Thousands of people from all walks of life twist and sprain their ankles every day. Whether you tripped on a sidewalk or landed on someone else’s foot in a basketball game, a sprained ankle is one of the most common injuries around. Of course, everyone knows they typical advice: R.I.C.E. (Rest, Ice, Compression and Elevation). In other words, most people will advise you to just lay in bed as much as possible and ice your ankle until the swelling goes down and you can walk again. Fortunately, a new understanding of the body reveals this is not the best way to heal such an injury. In order to understand why, you need to know a little bit more about how the body works.
When you have an injury, the body immediately tries to protect that area to prevent further injury. Inflammation is one of the body’s best ways to protect the injured area from further movement and harm. So, in the case of ankle sprain, you will find a lot of inflammation, which means you will barely be able to move your ankle at all as the joint swells up to a softball. And it will take many weeks if not months for the inflammation to slowly decrease enough for you to walk normally again. But, as the inflammation decreases, another phenomenon will occur. Your body will produce scar tissue around the injury. Your body does this to help strengthen and protect the weakened joint from future injury. This is the body’s natural response to injury if you just rest.
But, there are a number of problems with the natural healing process left to itself. One, it takes a very long time. Inflammation goes down very, very slowly and does not readily allow for the flow of fresh blood and nutrients into the injured area. It is also very hard to remove the waste from the cells in the injured area. So, although the inflammation protects the area from movement, it takes a great deal more time to heal the injury, because the ligaments and cells cannot get fresh blood and nutrients and also cannot remove waste efficiently. In other words, the inflammation blocks the free flow of healthy blood into the area as well as blocking the free flow of waste products produced from the injury out of the body. In addition, the development of scar tissue inhibits the movement of a joint, which means that in the future, your joint will be much less flexible and capable of strengthening itself.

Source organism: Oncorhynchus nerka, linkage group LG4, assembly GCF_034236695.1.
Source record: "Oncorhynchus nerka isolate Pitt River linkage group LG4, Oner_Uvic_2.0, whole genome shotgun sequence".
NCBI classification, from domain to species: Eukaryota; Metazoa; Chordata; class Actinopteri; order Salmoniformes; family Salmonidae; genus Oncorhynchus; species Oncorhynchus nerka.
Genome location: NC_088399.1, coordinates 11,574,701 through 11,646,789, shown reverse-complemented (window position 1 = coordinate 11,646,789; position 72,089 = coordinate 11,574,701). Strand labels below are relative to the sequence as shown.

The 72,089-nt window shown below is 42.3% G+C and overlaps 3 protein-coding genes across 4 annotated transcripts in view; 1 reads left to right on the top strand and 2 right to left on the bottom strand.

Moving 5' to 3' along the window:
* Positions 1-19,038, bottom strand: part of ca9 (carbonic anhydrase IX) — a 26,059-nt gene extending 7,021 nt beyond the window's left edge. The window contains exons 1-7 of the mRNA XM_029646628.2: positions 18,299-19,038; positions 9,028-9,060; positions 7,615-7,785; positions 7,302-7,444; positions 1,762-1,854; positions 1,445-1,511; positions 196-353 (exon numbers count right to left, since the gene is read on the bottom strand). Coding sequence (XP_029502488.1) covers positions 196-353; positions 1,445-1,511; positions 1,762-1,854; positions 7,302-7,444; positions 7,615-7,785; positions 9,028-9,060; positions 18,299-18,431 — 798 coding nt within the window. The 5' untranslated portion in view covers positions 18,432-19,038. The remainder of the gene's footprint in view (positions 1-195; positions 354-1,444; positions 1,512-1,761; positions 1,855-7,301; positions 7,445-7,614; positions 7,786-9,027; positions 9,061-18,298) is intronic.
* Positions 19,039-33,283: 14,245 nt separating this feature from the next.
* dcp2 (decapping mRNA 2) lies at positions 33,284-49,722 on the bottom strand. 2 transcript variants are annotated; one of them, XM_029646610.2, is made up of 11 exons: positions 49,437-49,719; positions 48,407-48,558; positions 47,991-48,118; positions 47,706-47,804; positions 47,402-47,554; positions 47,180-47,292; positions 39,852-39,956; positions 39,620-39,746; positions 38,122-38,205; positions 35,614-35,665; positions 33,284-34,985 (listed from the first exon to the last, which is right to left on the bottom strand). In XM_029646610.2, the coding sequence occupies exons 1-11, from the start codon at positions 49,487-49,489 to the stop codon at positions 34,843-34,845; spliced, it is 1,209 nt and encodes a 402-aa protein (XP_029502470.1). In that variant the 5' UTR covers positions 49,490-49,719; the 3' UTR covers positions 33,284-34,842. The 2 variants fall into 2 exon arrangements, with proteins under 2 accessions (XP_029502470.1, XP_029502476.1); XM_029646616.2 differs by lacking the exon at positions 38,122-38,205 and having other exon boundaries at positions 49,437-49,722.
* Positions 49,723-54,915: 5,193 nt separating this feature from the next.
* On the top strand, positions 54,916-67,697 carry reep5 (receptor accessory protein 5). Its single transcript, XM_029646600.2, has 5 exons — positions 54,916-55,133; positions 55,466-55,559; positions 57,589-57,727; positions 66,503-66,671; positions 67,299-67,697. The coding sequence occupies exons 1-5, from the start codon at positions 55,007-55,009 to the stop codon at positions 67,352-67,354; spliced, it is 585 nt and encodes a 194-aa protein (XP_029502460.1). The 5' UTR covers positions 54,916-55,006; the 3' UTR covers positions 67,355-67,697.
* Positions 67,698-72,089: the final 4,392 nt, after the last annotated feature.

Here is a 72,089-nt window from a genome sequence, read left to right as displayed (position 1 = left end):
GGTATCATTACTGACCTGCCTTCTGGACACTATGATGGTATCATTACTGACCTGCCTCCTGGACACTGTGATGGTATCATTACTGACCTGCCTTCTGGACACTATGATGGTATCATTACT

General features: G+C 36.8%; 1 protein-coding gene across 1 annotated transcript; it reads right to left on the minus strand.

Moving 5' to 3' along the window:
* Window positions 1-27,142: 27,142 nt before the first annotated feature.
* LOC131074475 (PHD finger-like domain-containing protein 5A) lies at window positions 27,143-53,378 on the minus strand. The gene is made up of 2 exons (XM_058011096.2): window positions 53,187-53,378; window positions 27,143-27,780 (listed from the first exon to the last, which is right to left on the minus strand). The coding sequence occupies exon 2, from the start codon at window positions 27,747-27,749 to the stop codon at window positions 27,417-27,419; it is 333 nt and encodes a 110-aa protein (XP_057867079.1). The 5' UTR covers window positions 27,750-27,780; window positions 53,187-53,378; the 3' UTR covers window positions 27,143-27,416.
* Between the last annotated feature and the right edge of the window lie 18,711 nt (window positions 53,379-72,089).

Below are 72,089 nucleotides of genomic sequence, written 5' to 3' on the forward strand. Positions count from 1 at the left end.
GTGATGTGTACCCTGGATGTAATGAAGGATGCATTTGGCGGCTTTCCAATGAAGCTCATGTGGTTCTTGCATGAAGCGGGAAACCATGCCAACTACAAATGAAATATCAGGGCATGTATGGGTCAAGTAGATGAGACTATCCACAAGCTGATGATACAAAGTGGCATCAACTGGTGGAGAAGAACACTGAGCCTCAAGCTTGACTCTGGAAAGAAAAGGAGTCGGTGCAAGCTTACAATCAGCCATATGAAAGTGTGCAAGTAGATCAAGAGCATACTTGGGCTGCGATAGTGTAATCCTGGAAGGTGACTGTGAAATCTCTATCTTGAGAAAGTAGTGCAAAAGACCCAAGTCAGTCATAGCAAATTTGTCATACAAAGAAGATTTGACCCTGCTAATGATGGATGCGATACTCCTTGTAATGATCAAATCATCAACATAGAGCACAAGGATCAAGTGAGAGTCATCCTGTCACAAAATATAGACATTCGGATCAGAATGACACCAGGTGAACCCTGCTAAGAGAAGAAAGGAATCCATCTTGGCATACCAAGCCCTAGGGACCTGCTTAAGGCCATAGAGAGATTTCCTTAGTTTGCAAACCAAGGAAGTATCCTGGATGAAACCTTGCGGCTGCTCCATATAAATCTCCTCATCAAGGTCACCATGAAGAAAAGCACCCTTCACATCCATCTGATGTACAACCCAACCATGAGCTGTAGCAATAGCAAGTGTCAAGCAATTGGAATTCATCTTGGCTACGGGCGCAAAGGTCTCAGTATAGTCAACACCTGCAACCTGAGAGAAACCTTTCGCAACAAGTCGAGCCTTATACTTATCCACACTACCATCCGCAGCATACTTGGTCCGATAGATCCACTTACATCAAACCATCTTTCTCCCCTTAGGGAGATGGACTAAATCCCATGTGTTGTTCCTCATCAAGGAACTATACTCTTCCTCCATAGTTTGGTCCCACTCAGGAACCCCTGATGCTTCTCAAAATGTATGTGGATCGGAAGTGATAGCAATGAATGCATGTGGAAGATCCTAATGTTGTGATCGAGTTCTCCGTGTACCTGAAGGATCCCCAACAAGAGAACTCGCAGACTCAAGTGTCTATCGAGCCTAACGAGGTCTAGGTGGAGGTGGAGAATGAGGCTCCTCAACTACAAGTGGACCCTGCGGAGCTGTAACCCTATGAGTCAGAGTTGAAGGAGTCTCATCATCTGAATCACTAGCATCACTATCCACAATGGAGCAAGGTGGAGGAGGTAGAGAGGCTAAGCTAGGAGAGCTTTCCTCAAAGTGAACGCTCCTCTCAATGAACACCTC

In a nut shell, the body, if left to just rest, will heal itself as best it can, but will actually keep your ankle weak and inflexible which puts it at greater risk of injury in the future. So, here is how the body generally heals itself if left on its own:
1) Inflammation response – to protect the area from further injury which is very slow to fully heal and reduces the flow of blood and fresh nutrients into the area.
2) Produces scar tissue around the injury to help protect the injured area in the future, but also dramatically reduces flexibility and strength in the joint.
Rehabilitation, on the other hand, still allows the body to rest most of the day, but also actively moves the joint to help dramatically reduce the inflammation and avoid the build up of scar tissue. That means that the ligaments will heal much faster and better, because they get fresh blood in and can move the waste out. Also, the movement will help reduce the adhesions developed by scar tissue which will significantly strengthen your ankle joint and keep it flexible.
In fact, most people find that with proper rehabilitation, their ankles are far more flexible and strong then before they injured their ankles in the first place. Of course, this puts you at a much lower risk for injuring it again in the future. Remember, it is not working against the body, just helping the body to heal more efficiently. Joints that only rest and do not move get rusty and an injured joint, such as a sprained ankle, needs to continue to be moved, stretched and strengthened to retain it’s flexibility. For example, if you were to dislocate a finger, your doctor will tell you to keep moving it (one common exercise is to make a fist and then open it and spread your fingers out as wide as possible in a sink filled with warm water). They will explain to you that rehabilitating your finger is the key to insuring you maintain its flexibility and strength in the future. But, for some reason, when you twist or sprain an ankle, everyone just says to rest. It is bizarre that people recognize that rehab is important for one joint but not another.
So, if you sprain an ankle, I strongly recommend doing a good rehab program. I developed a program that specifically works to heal your ankle within a week by significantly increasing the strength and flexibility in the joint. It also dramatically reduces inflammation, scar tissue and the neuromuscular damage done by the injury. Thousands of others (including professional athletes) have quickly and effectively healed their ankle injuries with it and I welcome you to learn more about it.